[arch-general] Frustrating Dependencies

André Ramaciotti da Silva andre.ramaciotti at gmail.com
Mon Nov 23 08:17:13 EST 2009

On Mon, Nov 23, 2009 at 02:31:37PM +0200, Ionut Biru wrote:
> On 11/23/2009 02:24 PM, Heiko Baums wrote:
> > Am Mon, 23 Nov 2009 12:54:49 +0100
> > schrieb Tobias Powalowski<t.powa at gmx.de>:
> >
> >> Some depends are made for convenience, you can build the packages
> >> with ABS without those depends, if they don't stop the program from
> >> starting remove them and add then to ignore array in pacman.conf.
> >
> > But if I wanted to compile everything manually I would have stayed with
> > Gentoo. ;-)
> >
> > Heiko
> like i said previous better to have that feature. Removing that feature 
> just because _you_ don't use and _you_ want to have minimal packages is 
> not the way.
> The only way is to get the build for those packages with ABS, remove 
> smbclient from your system and recompile those packages. Is simple and 
> is automatically thought makepkg.
> -- 
> Ionut

I don't want to flame, but that's why I recently moved to Gentoo. Arch is
one of the best distros I've used, but when you use a (primarily) binary
distro, the number of choices you have is reduced.

I don't blame the devs, though. They must make packages that appeal to a
large number of users and Arch ends up with packages with a big number of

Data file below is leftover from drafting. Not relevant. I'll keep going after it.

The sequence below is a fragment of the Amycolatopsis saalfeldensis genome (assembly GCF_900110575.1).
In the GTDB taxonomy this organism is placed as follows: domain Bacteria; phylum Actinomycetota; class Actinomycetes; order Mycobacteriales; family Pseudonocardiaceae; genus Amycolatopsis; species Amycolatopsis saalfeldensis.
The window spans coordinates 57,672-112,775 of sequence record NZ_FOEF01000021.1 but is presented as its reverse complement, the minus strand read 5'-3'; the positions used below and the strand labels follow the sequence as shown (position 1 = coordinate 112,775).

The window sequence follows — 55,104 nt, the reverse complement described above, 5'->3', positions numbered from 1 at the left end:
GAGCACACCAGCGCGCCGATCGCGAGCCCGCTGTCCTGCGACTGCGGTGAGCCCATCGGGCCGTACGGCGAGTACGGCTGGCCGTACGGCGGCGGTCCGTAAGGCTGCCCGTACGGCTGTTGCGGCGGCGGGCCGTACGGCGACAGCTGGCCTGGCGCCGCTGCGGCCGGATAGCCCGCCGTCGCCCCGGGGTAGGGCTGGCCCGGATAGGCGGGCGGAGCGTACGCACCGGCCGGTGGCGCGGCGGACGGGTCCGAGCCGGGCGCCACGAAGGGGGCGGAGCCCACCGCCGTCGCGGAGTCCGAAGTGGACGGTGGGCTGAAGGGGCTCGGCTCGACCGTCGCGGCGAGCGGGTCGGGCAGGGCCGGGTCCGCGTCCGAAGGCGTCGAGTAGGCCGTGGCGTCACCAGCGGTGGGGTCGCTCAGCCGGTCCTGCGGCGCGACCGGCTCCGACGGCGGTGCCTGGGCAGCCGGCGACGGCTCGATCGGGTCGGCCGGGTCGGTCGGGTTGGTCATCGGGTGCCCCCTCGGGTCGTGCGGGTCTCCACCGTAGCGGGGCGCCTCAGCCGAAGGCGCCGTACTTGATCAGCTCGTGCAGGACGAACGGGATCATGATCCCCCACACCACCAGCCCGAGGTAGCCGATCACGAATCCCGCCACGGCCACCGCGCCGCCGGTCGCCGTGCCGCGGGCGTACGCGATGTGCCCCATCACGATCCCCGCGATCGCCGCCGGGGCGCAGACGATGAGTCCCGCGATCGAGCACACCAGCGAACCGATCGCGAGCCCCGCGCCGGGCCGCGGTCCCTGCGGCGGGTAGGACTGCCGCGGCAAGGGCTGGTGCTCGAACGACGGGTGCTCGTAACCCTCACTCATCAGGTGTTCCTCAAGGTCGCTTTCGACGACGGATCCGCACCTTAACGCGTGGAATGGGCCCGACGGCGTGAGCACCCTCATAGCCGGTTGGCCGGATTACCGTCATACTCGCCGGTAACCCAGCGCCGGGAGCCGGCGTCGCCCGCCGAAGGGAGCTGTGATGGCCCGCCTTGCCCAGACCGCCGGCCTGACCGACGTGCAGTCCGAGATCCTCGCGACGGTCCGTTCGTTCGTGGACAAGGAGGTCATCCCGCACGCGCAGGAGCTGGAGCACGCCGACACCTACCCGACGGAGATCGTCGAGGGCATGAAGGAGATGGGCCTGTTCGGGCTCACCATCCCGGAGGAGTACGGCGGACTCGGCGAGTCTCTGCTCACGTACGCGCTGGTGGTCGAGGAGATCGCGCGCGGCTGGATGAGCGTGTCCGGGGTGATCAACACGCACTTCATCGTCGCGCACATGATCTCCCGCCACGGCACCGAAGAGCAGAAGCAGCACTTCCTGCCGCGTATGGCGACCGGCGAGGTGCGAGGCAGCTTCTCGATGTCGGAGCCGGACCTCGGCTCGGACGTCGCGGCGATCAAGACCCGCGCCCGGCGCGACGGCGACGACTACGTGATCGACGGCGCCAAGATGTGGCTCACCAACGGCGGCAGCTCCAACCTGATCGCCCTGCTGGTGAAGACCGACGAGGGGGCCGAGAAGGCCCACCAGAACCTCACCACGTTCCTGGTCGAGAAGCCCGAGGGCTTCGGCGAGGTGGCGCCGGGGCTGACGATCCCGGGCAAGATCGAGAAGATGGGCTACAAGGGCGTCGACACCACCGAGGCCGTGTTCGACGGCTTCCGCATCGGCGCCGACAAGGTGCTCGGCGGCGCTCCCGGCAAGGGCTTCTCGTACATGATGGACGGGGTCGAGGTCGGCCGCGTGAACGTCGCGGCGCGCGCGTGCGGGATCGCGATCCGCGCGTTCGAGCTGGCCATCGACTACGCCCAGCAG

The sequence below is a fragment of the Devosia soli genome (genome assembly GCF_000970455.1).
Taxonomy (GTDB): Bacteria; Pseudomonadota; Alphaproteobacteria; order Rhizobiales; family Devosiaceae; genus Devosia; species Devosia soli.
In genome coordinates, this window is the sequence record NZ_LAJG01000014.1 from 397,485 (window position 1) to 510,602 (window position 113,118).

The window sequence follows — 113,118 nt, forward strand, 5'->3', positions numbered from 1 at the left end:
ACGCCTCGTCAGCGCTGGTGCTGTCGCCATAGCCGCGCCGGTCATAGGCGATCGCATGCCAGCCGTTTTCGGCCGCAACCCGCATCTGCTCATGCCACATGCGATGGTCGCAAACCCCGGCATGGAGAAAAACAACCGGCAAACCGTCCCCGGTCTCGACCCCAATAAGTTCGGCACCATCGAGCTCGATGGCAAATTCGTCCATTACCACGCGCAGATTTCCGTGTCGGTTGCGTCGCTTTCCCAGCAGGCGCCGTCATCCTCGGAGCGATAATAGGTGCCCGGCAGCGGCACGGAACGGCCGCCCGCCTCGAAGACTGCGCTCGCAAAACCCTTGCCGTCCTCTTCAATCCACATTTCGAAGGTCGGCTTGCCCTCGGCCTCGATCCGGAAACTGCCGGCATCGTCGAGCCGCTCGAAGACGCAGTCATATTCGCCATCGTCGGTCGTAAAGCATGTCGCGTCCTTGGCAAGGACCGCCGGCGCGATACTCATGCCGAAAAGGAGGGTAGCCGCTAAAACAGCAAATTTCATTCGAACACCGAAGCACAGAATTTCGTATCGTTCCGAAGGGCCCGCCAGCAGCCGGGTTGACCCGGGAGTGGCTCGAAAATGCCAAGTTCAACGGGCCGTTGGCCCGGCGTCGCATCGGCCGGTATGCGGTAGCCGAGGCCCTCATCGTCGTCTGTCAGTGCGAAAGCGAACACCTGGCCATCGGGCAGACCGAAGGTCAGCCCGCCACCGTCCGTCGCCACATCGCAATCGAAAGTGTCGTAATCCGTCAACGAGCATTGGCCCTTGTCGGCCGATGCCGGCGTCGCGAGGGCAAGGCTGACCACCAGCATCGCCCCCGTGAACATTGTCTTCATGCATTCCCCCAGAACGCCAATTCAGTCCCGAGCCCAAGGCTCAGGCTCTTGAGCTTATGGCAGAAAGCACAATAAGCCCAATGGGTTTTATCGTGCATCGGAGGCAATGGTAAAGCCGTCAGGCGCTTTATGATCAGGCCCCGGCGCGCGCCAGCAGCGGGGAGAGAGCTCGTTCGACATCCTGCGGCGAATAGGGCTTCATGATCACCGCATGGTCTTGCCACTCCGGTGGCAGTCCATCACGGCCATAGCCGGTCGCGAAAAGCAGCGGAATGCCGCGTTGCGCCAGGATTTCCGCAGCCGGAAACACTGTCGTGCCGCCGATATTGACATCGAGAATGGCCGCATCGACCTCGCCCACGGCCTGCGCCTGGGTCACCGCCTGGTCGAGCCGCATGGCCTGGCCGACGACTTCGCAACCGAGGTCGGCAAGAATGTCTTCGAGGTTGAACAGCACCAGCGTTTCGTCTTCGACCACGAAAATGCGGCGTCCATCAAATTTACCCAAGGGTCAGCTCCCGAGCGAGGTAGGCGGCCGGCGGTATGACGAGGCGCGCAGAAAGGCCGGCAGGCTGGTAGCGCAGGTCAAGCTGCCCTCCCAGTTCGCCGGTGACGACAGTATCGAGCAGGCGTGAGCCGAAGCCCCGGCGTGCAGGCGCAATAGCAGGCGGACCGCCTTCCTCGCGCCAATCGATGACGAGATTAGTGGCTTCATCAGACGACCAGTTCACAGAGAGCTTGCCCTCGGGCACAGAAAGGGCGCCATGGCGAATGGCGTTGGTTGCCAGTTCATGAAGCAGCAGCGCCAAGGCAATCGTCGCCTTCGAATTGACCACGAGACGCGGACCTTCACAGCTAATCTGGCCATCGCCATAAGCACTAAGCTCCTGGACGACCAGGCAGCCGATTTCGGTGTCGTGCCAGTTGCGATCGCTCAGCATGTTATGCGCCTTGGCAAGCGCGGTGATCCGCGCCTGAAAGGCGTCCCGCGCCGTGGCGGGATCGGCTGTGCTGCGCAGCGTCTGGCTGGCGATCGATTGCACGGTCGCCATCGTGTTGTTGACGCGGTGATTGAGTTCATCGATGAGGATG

dependencies. If you think about it, using a little bit more of disk space
isn't a big problem compared to the problem some people would have if the
default packages weren't compiled with these extra dependencies, because
they would have to compile their own packages, defeating the reason to use
a binary-based distro.

I know, Arch has ABS, which is a great improvement compared to others
binary-based distros, but it's still not perfect. Pacman doens't look for
custom PKGBUILDs and automatically create the new packages based on them,
and I guess it won't. Pacman wasn't meant to do that.

You can make scripts based on pacman and ABS that will do this (I've made
one shortly before changing distros), but then I realised I don't know all
the ./configure options a package has, and I find documentation on this a
little scarce. Using the 'USE' flags with emerge is much simpler in this

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